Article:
Stuck in the sweaty, sticky city? Escape via bike. The National Cycle Network has some of the most scenic, traffic-free cycle routes through the Scottish countryside. The cycle paths largely follow train lines and other public transport routes making it easier to quit if you find yourself tired, lost, or with a broken bike. One of the main routes that goes through Glasgow is route 75, which stretches from Gourock to Edinburgh. Though the full route is not in itself a great cycle, it provides many smaller routes that are more enjoyable and easier on the legs. Here are some routes for those setting off from or to Glasgow this summer …
Starting anywhere on the Clyde and cycling west, this route is well signposted so it’s pretty hard to get lost. After a few minutes you’re out of the city and enjoying the fresh(er) air as you pass through Glasgow’s suburbs, (and areas laid waste by Thatcher’s ruinous economic policies concering the shipbuilding industry -Ed.). The cycle path is mostly very good with some sections closer to Balloch that are currently smoother than a teflon frying pan. Once you get to Balloch, Loch Lomond is minutes walk away and a perfect place for a picnic.
If you do come unprepared food-wise, Balloch has a great fish and chip shop: Palombo’s on the main road. The loch provides perfect swimming grounds on a hot day or for the fearless, there is always the option of jumping off the bridge into the canal in centre of Balloch. The town centre can be a little crowded on hot days with lobster-skinned day-trippers from Glasgow, so continuing up the loch to Balmaha is an option. It’s perfect for a barbeque, though camping in these areas was banned last year so plan at your own risk. Balmaha also easy to get to from Glasgow if you follow the beautiful country road leading to Drymen (A809) for about 22 miles north.
You can easily get to Edinburgh via cycle paths by going east on route 75 or taking the quieter routes long the A89, which only has local traffic. The cycle path route is around 60 miles but it is very flat, cycling along the road adds up to only about 50 miles. Although a fairly long cycle either way, you do have the option of the relaxing and scenic train ride on the way back. Make sure you’ve got your 16-25 railcard with you, which knocks about a third off of most journeys. Edinburgh is huge and has many attractions, as one would expect from Scotland’s capital city. One of my favourites is the Fudge Kitchen: they create delicious fudge on massive marble tables in front of you. With a variety of flavours to choose from it’s a good stop to make on your journey. If you do decide to buy a slice, you win a prize if it makes it all the way back to Glasgow without being eaten (I’m not kidding – email me for your free I-can-resist-delicious-fudge paper crown!).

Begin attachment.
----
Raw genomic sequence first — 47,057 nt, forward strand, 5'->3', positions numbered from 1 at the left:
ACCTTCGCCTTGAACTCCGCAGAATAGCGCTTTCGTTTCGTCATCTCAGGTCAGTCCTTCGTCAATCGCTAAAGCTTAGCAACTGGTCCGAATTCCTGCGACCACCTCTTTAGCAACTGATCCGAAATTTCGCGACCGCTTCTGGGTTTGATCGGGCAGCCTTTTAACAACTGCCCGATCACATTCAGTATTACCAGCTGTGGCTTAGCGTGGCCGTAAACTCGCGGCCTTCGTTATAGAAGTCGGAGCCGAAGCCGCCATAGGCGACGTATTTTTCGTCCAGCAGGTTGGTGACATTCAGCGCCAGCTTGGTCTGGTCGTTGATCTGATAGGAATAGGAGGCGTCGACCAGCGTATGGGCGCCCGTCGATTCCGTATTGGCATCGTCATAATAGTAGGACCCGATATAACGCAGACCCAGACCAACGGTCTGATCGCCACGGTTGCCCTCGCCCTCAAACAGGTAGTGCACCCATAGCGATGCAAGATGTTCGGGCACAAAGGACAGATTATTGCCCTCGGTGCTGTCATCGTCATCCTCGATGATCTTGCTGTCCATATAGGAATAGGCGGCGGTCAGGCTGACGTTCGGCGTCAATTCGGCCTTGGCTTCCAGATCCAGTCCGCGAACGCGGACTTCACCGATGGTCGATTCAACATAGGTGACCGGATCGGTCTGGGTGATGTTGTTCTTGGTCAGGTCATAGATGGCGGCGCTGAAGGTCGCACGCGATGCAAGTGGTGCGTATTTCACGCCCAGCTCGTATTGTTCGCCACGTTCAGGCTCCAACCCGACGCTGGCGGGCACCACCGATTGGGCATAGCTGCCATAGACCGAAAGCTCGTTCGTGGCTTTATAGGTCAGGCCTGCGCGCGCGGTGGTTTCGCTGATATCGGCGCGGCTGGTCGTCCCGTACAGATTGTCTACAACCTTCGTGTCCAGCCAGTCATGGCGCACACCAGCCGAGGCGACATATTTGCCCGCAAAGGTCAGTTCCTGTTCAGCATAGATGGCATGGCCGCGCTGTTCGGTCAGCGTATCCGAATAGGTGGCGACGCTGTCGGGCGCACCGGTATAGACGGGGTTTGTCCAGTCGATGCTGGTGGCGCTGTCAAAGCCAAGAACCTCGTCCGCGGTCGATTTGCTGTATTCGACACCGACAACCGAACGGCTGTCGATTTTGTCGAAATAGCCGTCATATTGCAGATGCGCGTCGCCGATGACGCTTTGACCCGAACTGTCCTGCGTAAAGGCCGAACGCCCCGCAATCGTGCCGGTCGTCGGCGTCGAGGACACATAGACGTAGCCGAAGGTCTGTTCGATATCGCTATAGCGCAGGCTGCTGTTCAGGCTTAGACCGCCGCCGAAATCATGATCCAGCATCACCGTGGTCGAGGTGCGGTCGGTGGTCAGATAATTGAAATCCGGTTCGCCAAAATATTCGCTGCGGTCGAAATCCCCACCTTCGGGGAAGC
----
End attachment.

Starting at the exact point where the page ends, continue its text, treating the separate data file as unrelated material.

Almondell and Calderwood Country Park
This fantastic park is just off the cycle route to Edinburgh. If you don’t mind a lengthy cycle, it’s 35 miles from Glasgow. Getting the train to Drumgelloch and cycling the rest of the way is an easier, more relaxed way of getting there. The cycle path basically starts at the end of the train platform and stretches for 25 miles to the park. Although a considerable length the terrain is pretty flat or downhill. What the park lacks in obvious attractions it more than makes up for in scenery. Take a few drinks, some food, and just relax in some of Scotland’s famously warm summer sun.
Head south-west from Glasgow, follow route 7 of the National Cycle Network. The route from Glasgow to Lochwinnoch and then further down to Ardrossan is pleasant, if a little hilly. As always it’s a scenic cycle through the scottish countryside. Lochwinnoch has a bird sanctuary which throughout the year hosts events aimed at getting visitors to reconnect with nature, if that’s your type of thing. Peace out man!
If you continue on down to Ardrossan from Lochwinnoch (or take the train from Glasgow Central), you find yourself at the beach with the ferry to Arran further down, at the dock. Ardrossan in itself is rather boring (sorry) unless you want to relax by the sea but the 40 minute ferry will take you to the Arran. The island is small and roughly 50 miles all round, making for a great day’s cycling. The north of the island is steep but absolutely beautiful and the road takes you right round the coast. Although you’ll find little but nature, Arran does have some choice local produce, like its famously good whisky and beer. Brodick, the main port town, has a small selection of shops and cafes and the Arran Brewery is near Brodick castle. Ormidale Hotel is great place to go and grab a drink, and if you’re hungry the Hooked And Cooked chip shop is an ideal way to achieve that island getaway vibe. Just add sunshine!